Yaron also noted that there would likely be a centralized “hub” through which international CBDC transactions would pass, and wondered aloud who would build such a hub: “The important question down the road: Who will build this hub? If we do it globally, is it going to be a consolidation of central banks, international bodies like IMF, BIS? Private companies like Swift or others?”

Again, as Yaron and his partners in Sweden and Norway chose to build their experimental hub with the BIS, it is not hard to guess which of the above options he likely favors.

This same system of financial control has also been openly spoken of by England’s central bank. An article from The Telegraph notes that “digital cash could be programmed to ensure it is only spent on essentials, or goods which an employer or Government deems to be sensible.”

The article quotes Tom Mutton, director of financial technology (“fintech”) at the Bank of England. Mutton says that such “programmability” could “be a restriction on people’s freedoms,” but also says that “there could be some socially beneficial outcomes from that, preventing activity which is seen to be socially harmful in some way.”

Vice Prime Minister of Ukraine Mykhailo Fedorov, who spoke at this year’s WEF meeting, hopes to implement CBDCs in Ukraine by 2030. Last summer, Fedorov tweeted out a video which portrays Ukraine as becoming “the first country to abandon paper money.”

It is also important to recognize that while the WEF has disassociated itself from Russia (though Putin himself was once, according to Klaus Schwab, a WEF “Young Global Leader”), the Russian government is apparently in complete alignment with the WEF on the topic of CBDCs.

As noted by Riley Waggaman of Unlimited Hangout, the Bank of Russia’s deputy governor and former director of monetary policy Alexey Zabotkin spoke at a WEF digital event as recently as 2021. During the WEF-hosted “Cyber Polygon 2021” panel, Zabotkin said that Russia’s CBDC “will permit better traceability of payments and money flow, and also explore the possibility of setting conditions on permitted terms of use of a given unit of currency.”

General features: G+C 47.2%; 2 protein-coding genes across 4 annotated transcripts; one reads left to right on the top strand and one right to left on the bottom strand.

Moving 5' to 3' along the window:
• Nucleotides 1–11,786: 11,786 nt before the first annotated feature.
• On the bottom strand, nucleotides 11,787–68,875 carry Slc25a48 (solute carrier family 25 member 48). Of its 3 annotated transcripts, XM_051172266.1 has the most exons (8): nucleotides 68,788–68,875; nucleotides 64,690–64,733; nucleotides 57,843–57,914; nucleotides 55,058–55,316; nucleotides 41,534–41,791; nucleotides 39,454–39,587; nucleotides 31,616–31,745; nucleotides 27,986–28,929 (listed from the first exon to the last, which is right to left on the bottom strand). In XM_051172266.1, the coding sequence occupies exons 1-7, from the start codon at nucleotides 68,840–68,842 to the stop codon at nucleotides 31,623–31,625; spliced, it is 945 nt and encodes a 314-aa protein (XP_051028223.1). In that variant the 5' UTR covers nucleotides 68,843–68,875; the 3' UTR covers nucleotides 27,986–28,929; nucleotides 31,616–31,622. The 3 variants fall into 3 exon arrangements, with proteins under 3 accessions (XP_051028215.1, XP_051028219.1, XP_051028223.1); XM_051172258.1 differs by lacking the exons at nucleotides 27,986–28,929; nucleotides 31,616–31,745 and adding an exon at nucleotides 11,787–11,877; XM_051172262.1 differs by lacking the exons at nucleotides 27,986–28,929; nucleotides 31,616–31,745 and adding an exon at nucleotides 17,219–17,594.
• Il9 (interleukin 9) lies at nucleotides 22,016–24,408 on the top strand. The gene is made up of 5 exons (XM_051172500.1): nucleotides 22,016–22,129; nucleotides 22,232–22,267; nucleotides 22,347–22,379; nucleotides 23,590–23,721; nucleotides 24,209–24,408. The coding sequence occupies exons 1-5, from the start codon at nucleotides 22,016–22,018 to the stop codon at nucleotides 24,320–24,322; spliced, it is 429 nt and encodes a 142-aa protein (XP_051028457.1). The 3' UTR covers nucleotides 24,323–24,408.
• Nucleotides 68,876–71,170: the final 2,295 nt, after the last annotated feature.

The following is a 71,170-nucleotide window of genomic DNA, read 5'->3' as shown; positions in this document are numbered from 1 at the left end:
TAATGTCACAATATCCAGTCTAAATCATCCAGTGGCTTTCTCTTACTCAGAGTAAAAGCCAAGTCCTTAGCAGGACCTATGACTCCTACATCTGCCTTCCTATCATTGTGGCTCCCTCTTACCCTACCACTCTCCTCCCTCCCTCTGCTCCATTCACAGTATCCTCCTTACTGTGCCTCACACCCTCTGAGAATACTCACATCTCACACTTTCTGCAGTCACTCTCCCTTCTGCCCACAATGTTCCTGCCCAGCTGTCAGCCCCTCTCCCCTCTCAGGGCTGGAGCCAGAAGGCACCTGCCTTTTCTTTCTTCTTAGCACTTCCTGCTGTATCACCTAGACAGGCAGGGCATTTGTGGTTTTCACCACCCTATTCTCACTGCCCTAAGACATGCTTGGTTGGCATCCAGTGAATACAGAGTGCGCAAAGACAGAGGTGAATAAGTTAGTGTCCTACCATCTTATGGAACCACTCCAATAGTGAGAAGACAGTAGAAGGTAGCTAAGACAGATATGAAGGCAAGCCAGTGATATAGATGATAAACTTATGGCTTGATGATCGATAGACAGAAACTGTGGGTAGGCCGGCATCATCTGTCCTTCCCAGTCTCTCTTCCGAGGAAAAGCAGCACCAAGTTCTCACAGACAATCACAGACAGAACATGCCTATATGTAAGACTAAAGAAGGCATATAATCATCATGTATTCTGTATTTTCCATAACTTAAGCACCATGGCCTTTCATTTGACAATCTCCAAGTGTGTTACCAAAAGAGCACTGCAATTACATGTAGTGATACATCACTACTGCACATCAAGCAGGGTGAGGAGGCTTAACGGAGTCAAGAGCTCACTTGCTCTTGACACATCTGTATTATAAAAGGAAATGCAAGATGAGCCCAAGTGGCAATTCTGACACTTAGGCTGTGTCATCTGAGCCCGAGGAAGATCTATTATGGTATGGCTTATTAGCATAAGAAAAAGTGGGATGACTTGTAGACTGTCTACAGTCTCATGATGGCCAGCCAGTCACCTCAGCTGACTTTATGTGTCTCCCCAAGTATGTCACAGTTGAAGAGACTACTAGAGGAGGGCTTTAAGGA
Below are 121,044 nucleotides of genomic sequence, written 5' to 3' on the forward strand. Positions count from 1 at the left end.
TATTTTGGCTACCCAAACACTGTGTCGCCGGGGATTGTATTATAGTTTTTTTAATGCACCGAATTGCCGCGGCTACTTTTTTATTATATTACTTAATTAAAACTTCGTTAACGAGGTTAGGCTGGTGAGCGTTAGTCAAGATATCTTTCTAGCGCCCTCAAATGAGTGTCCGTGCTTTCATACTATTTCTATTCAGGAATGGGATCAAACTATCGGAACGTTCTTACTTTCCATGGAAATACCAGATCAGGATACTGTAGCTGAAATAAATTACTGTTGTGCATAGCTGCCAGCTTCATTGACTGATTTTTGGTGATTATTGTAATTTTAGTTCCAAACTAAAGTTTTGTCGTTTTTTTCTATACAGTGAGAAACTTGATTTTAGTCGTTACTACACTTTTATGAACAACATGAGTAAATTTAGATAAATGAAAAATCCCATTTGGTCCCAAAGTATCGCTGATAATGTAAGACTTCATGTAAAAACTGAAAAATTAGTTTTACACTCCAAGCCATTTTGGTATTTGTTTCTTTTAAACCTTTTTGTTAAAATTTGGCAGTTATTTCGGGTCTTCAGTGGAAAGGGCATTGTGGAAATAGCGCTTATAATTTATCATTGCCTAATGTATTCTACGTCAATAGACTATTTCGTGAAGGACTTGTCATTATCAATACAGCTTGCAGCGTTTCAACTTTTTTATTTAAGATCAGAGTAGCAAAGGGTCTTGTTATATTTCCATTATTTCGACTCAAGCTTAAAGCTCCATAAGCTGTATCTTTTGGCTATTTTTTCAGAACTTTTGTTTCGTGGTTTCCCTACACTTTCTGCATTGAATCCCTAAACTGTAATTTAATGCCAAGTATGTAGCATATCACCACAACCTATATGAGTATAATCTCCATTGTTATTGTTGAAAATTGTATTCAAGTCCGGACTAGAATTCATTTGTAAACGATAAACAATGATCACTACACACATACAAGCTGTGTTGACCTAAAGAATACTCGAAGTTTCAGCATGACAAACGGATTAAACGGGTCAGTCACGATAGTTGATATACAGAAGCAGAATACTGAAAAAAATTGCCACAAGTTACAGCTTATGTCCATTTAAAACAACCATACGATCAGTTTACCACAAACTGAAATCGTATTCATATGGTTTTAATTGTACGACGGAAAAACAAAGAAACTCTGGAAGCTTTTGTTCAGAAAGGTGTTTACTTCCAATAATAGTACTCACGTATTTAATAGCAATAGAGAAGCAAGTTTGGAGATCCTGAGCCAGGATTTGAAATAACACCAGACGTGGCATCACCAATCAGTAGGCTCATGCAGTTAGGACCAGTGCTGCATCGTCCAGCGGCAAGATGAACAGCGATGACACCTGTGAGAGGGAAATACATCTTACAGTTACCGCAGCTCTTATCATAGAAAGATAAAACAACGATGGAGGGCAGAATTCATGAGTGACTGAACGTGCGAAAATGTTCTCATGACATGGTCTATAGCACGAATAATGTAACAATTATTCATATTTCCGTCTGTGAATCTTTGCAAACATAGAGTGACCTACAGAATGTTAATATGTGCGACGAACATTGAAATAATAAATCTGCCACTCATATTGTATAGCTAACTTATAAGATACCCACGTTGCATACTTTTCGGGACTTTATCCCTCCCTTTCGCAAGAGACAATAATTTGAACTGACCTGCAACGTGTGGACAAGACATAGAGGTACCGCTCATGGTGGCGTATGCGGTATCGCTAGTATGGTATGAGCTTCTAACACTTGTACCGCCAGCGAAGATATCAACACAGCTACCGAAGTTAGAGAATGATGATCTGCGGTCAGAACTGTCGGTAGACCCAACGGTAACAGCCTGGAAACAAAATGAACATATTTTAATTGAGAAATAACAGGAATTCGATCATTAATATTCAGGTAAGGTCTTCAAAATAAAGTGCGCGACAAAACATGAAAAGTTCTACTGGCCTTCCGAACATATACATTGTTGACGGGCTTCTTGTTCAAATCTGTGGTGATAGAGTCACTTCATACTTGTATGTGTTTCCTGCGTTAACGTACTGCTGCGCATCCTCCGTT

Assuming central banks around the world act in accordance with the quotes given above, we can summarize as follows: WEF-associated central banks around the world are working together to create an internationally integrated system of central bank digital currencies, which would give central banks the ability to know all transactional data, to have “absolute control” over the “use” of the CBDCs, and to be able to program CBDCs to prevent “activity which is seen to be socially harmful.”

We have already seen a form of this system of monetary control in the actions of institutions like PayPal, JP Morgan Chase Bank and the Canadian government under Prime Minister Justin Trudeau.

PayPal has banned a number prominent conservative figures for expressing opinions contrary to those of the leadership of PayPal, and announced (but later retracted) a policy that would allow PayPal to fine its users $2,500 USD for spreading whatever it deemed to be “misinformation.”

JP Morgan Chase Bank canceled the bank account of the National Committee for Religious Freedom—and yet they kept among their clients Jeffrey Epstein (the late financier and sex trafficker who reportedly “belonged to intelligence”), even after his 2008 conviction for procuring a child for prostitution.

The Trudeau government famously froze the bank accounts of more than 200 non-violent, anti-mandate “Freedom Convoy” protestors in Canada.

Each of the above institutions have close ties to the World Economic Forum: PayPal and JP Morgan Chase Bank are both partners of the WEF, Justin Trudeau and at least half of his cabinet (according to Klaus Schwab) are WEF Young Global Leaders, and Canada’s Deputy Prime Minister Chrystia Freeland sits on the WEF’s board of trustees.

It is clear that WEF-associated corporations, banks, and governments will punish their ideological enemies with whatever form of centralized power they can muster.

If we grant central banks the power to have “absolute control” over the data and use of our finances through the widespread adoption of central bank digital currencies, it will not be long before these massive technological powers are wielded against us.

As Cookie Schwaeber-Issan noted, we will be plunged into a system akin to the Chinese Communist Party’s social credit score system, in which our ability to buy and sell are limited according to what ideologically-motivated central authorities deem “socially harmful.”

Jacob Leonard Rosenberg is an American-Israeli, an Evangelical Christian and the son of the founder of ALL ISRAEL NEWS. He writes about the intersection of science, technology, individual liberty and religious freedom.